The following clinical and demographic variables were assessed: Age, gender, ethnicity, pregnancy, viral load, CD4 lymphocyte count, type of HAART, concomitant diagnosis of HHV-6 or other infections, and diagnostic test performed to rule out alternative diagnosis. Time of onset of symptoms, type of organ involvement, treatment administered, and outcomes were also analyzed. In addition, we recorded whether the RegiSCAR diagnostic score was provided by the report and when not given it was calculated based on the published criteria.[12] Thus, the following clinical and biological data were reviewed: The presence of fever (>38.5°C), enlarged lymph nodes (>2 sites, >1 cm), atypical lymphocytes, eosinophilia (eosinophil count >700/mm 3 or >10% of the white blood cell count), skin rash (extent >50%, presence of edema, infiltration, purpura, scaling, or a skin biopsy suggesting DRESS), and internal organ involvement.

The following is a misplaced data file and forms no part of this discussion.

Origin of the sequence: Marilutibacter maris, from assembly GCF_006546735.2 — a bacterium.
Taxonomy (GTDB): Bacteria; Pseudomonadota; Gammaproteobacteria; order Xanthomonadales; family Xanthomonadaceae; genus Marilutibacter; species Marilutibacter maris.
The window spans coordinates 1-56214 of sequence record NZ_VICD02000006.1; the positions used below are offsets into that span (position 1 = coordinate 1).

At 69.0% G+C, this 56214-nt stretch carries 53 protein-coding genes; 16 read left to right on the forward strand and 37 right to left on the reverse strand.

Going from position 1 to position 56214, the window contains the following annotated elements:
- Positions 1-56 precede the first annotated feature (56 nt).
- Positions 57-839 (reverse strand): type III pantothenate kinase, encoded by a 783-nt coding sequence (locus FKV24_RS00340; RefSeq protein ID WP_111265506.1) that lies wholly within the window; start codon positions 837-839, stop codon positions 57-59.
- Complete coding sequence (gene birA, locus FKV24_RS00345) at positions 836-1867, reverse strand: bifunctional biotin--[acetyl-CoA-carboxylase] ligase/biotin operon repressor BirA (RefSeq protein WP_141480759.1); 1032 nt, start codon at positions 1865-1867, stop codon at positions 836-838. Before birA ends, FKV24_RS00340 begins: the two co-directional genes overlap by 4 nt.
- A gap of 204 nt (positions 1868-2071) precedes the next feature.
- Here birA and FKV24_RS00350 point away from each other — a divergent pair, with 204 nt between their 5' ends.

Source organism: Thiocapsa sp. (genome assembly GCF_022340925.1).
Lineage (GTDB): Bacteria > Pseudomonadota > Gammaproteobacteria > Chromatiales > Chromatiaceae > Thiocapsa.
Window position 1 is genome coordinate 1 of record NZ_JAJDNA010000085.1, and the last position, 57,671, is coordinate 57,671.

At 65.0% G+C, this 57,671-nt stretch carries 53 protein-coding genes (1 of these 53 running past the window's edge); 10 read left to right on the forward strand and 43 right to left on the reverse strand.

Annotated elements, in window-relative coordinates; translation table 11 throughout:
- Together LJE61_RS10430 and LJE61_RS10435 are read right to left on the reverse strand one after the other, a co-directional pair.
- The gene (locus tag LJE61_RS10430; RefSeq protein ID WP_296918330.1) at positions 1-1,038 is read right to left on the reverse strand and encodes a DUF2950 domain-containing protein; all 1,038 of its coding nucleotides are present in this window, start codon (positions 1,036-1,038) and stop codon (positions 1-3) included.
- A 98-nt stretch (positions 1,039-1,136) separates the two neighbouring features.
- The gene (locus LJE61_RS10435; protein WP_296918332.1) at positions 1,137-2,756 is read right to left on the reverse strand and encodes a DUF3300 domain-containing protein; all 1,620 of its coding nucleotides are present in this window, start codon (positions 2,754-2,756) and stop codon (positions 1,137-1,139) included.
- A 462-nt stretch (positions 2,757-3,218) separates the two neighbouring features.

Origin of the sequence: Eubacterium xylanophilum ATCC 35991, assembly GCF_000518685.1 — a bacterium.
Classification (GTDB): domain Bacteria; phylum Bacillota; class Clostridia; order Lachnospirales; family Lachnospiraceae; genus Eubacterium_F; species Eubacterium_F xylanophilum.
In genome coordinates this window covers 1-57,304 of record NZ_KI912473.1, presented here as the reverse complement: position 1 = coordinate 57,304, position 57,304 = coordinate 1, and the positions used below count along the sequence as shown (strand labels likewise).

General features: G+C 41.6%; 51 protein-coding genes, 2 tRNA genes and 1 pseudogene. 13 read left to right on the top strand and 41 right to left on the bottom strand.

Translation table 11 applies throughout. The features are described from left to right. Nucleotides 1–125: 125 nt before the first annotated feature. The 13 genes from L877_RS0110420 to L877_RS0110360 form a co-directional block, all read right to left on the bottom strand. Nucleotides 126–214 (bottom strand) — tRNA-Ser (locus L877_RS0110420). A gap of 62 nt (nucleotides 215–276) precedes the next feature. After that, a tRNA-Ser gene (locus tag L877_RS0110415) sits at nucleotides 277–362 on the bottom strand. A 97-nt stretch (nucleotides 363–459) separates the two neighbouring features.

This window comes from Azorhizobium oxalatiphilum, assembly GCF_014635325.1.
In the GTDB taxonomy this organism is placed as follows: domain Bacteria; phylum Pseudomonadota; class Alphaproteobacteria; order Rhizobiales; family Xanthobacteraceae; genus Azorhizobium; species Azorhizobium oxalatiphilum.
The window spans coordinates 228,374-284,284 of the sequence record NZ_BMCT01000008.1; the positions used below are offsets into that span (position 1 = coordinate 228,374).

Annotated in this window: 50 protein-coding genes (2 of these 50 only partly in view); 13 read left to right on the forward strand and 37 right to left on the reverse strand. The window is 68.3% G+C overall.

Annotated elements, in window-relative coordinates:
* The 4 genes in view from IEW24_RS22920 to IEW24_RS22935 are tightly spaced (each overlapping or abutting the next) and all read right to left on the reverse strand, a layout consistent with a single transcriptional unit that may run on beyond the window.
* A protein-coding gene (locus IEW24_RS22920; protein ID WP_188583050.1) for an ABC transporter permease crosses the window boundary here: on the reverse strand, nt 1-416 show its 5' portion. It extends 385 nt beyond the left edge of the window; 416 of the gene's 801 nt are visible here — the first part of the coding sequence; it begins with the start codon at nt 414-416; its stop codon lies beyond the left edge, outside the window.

Hepatic involvement was considered when the level of alanine aminotransferase was greater than twice the normal values. Kidney involvement was defined as an elevation in serum creatinine levels 2 to –3 times above the baseline limits following the RIFLE criteria or if proteinuria was present.[14] Myalgias or rhabdomyolysis was considered a sign of muscular damage. Respiratory, gastrointestinal, or neurological symptoms without an alternative cause were also considered organ involvement. We also reviewed the time to resolution of the symptoms (<2 or >2 weeks) and whether at least 3 biological investigations were carried out to exclude alternative diagnosis. The score of each item ranged from-1 to 2. Patients with <2 points were classified as not having a DRESS syndrome while patients with 2–3 points, 4–5 and >5 were classified as having a “possible,” “probable,” or a “definite” DRESS syndrome, respectively. Cases with a “definitive” or a “probable” DRESS syndrome were pooled together and compared to those with a “possible” or “no” DRESS case.